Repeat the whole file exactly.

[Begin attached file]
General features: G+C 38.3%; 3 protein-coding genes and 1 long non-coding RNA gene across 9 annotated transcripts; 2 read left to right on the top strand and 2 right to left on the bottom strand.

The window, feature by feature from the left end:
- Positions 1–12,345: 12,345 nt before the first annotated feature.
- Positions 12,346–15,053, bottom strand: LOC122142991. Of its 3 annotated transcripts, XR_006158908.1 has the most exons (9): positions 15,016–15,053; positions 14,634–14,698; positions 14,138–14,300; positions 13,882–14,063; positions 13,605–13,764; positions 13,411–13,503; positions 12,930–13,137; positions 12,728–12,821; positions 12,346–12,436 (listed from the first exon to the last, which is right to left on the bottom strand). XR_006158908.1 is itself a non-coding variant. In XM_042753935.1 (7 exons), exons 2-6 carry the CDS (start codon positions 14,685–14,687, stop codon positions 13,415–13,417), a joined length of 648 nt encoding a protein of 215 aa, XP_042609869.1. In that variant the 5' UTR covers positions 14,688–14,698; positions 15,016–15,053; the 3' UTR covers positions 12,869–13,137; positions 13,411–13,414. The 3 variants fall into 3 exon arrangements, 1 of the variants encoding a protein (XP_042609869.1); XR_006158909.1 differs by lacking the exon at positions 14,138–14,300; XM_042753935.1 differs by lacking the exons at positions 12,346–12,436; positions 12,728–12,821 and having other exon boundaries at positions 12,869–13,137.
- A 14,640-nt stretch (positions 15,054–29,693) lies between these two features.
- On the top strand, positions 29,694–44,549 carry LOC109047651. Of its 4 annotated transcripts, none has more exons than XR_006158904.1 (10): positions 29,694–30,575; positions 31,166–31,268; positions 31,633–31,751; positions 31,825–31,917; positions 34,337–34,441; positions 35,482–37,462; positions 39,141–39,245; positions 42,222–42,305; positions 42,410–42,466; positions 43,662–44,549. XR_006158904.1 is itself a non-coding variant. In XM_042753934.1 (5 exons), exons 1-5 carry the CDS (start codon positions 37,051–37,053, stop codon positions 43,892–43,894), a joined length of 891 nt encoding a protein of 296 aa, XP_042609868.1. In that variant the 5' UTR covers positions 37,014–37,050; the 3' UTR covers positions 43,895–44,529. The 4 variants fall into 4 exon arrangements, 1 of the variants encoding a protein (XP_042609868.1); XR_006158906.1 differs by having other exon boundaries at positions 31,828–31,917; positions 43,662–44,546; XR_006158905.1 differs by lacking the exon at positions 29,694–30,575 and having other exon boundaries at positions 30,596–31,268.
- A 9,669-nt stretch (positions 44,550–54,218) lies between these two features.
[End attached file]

General features: G+C 38.3%; 3 protein-coding genes and 1 long non-coding RNA gene across 9 annotated transcripts; 2 read left to right on the top strand and 2 right to left on the bottom strand.

The window, feature by feature from the left end:
- Positions 1–12,345: 12,345 nt before the first annotated feature.
- Positions 12,346–15,053, bottom strand: LOC122142991. Of its 3 annotated transcripts, XR_006158908.1 has the most exons (9): positions 15,016–15,053; positions 14,634–14,698; positions 14,138–14,300; positions 13,882–14,063; positions 13,605–13,764; positions 13,411–13,503; positions 12,930–13,137; positions 12,728–12,821; positions 12,346–12,436 (listed from the first exon to the last, which is right to left on the bottom strand). XR_006158908.1 is itself a non-coding variant. In XM_042753935.1 (7 exons), exons 2-6 carry the CDS (start codon positions 14,685–14,687, stop codon positions 13,415–13,417), a joined length of 648 nt encoding a protein of 215 aa, XP_042609869.1. In that variant the 5' UTR covers positions 14,688–14,698; positions 15,016–15,053; the 3' UTR covers positions 12,869–13,137; positions 13,411–13,414. The 3 variants fall into 3 exon arrangements, 1 of the variants encoding a protein (XP_042609869.1); XR_006158909.1 differs by lacking the exon at positions 14,138–14,300; XM_042753935.1 differs by lacking the exons at positions 12,346–12,436; positions 12,728–12,821 and having other exon boundaries at positions 12,869–13,137.
- A 14,640-nt stretch (positions 15,054–29,693) lies between these two features.
- On the top strand, positions 29,694–44,549 carry LOC109047651. Of its 4 annotated transcripts, none has more exons than XR_006158904.1 (10): positions 29,694–30,575; positions 31,166–31,268; positions 31,633–31,751; positions 31,825–31,917; positions 34,337–34,441; positions 35,482–37,462; positions 39,141–39,245; positions 42,222–42,305; positions 42,410–42,466; positions 43,662–44,549. XR_006158904.1 is itself a non-coding variant. In XM_042753934.1 (5 exons), exons 1-5 carry the CDS (start codon positions 37,051–37,053, stop codon positions 43,892–43,894), a joined length of 891 nt encoding a protein of 296 aa, XP_042609868.1. In that variant the 5' UTR covers positions 37,014–37,050; the 3' UTR covers positions 43,895–44,529. The 4 variants fall into 4 exon arrangements, 1 of the variants encoding a protein (XP_042609868.1); XR_006158906.1 differs by having other exon boundaries at positions 31,828–31,917; positions 43,662–44,546; XR_006158905.1 differs by lacking the exon at positions 29,694–30,575 and having other exon boundaries at positions 30,596–31,268.
- A 9,669-nt stretch (positions 44,550–54,218) lies between these two features.